"A bloom upon the apple-tree when apples are ripe, Is a sure termination to somebody's life".

But people have not always thus looked askance at belated blossoms. The "holy-thorns" of England won a great reputation for beneficent potency by putting on their adornment when all the woods were bare. Once upon a time the common folk firmly believed in the magical and medical virtues of these trees, and legends were told to account for their winter blossoming. The wealthy gave large sums for cuttings from them, to plant in their own gardens. The patriarch among these beloved trees was the famous Glastonbury whitethorn, which sprouted, so runs the story, from a staff planted by Joseph of Arimathea. Its habit of late-fall flowering gained for it a widespread and holy reputation, which became its own undoing. A Puritan soldier, moved by that strange spirit which prompted the destruction of things because other people thought them beautiful or held them in reverence, cut it down as an "emblem of popery." It was supposed to flower every Christmas day.

Leaves, like flowers, are sometimes "born out of due time" under shining autumn skies. Among the last of the old foliage, when the trees are nearly stripped, sharp eyes may see, here and there, a cluster of two or three leaves unfolding in the tender green of spring. Horse-chestnut buds are particularly apt to open thus unseasonably, and elm buds are likewise prone to err.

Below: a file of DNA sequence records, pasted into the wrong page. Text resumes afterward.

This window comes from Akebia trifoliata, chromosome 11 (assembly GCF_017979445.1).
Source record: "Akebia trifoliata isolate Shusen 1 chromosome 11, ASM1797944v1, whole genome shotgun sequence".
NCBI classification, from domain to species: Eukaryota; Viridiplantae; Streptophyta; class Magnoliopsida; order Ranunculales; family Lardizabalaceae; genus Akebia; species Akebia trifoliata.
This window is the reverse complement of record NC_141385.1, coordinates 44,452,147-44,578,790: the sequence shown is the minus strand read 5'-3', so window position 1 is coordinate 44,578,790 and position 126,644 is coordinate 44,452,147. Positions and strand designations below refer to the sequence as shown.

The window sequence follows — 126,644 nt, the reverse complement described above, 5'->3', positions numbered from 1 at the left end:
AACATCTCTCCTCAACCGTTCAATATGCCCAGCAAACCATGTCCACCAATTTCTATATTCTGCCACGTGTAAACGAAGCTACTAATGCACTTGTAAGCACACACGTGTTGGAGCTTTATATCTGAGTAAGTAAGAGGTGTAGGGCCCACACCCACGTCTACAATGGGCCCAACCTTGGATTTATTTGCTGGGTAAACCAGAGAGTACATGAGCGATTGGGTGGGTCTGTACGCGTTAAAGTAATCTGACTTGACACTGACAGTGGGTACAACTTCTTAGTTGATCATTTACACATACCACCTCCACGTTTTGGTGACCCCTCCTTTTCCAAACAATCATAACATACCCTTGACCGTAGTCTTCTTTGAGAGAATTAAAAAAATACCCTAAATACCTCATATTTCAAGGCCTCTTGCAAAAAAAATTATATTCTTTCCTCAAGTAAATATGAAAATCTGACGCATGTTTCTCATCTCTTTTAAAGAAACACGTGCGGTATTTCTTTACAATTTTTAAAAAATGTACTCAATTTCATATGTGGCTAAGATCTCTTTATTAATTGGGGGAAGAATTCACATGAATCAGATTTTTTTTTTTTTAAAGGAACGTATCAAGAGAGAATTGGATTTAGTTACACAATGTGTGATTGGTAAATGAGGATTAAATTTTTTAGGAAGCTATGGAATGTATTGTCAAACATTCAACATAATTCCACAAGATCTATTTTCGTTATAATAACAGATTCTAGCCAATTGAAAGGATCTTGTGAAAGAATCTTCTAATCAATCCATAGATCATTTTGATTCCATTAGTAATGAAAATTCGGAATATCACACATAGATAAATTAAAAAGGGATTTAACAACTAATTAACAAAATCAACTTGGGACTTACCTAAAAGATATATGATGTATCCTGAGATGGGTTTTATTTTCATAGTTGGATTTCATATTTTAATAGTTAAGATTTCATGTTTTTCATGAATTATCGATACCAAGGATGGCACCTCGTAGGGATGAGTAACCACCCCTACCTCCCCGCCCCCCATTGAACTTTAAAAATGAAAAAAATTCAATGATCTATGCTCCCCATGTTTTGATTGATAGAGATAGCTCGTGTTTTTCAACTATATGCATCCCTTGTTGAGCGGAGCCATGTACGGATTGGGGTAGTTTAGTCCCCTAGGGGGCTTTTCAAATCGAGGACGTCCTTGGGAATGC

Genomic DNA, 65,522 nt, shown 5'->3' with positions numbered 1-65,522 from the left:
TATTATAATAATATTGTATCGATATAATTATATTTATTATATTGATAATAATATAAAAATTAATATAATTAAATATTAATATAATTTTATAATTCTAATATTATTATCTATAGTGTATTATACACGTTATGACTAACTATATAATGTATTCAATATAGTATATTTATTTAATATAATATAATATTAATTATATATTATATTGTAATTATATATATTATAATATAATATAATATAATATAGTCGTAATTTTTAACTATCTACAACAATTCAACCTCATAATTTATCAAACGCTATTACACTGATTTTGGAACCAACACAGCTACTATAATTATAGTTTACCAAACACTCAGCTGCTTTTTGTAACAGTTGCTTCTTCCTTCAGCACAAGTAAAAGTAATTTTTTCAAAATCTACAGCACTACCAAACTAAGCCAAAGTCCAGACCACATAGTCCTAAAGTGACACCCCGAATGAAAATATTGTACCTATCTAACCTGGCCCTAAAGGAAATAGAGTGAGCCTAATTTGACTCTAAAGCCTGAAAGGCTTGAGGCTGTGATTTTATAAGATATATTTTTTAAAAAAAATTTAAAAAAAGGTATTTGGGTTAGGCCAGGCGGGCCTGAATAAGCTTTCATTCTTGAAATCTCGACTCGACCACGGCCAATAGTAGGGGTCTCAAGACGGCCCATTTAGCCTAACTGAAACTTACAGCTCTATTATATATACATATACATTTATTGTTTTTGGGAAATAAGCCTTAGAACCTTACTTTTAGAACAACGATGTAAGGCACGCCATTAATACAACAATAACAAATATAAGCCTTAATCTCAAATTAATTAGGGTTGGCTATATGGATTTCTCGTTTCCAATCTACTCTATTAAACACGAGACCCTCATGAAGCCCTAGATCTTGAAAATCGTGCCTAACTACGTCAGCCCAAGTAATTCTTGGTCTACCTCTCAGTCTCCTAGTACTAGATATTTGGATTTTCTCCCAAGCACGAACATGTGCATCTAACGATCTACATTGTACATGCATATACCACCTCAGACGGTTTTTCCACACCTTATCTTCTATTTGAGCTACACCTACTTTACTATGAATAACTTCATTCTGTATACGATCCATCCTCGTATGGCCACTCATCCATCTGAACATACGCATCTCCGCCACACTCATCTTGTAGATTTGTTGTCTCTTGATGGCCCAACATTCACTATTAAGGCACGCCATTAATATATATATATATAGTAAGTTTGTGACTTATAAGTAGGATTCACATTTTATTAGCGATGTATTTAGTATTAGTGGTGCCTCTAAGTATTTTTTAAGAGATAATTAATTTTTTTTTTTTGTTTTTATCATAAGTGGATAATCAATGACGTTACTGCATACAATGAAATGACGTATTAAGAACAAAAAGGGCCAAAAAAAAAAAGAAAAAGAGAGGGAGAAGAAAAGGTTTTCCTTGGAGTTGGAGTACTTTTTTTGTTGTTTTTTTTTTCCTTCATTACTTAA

The October dandelions and November violets make their ill-timed display on a stock of savings which was intended for their use next spring. Last spring, after the flowers faded and the precious seed was set, the plants turned their energies toward providing for the wants of the future. The leaves drank in the summer sunshine, the roots soaked up what summer rain the weather-gods vouchsafed them, and the food thus gathered was stored away in the root for future use. The bridal-wreath and pyrus japonica shrubs were equally forehanded. In spring they were obliged to support a showy and expensive family of flowers, which needed for their maintenance all that the parent bushes could scrape together. When flowering time was over, however, the bushes began to gather a store of gums and starches, to be laid by till spring. All the trees and bushes have thus put by a store of nourishment. They will need it all next April, when the countless buds, studding the branches, begin to swell under our eyes, and they will need it still more in May, when young foliage begins to expand and when baby-blossoms are doing their growing.

The buds which open, here and there, in the autumn sunshine, are using capital which they ought not to touch for five months to come. But they can get only a small portion of this capital, and hence they seldom expand very far, even if mild weather continues. For the main stores of gum and starch are securely locked up, as we shall see, in the centre of the larger branches, so that the erring buds can only draw upon a few neighboring cells of the plant-tissue. When the ill-timed growth has exhausted these very limited resources it will cease, whether it is checked by the cold winds of autumn or not.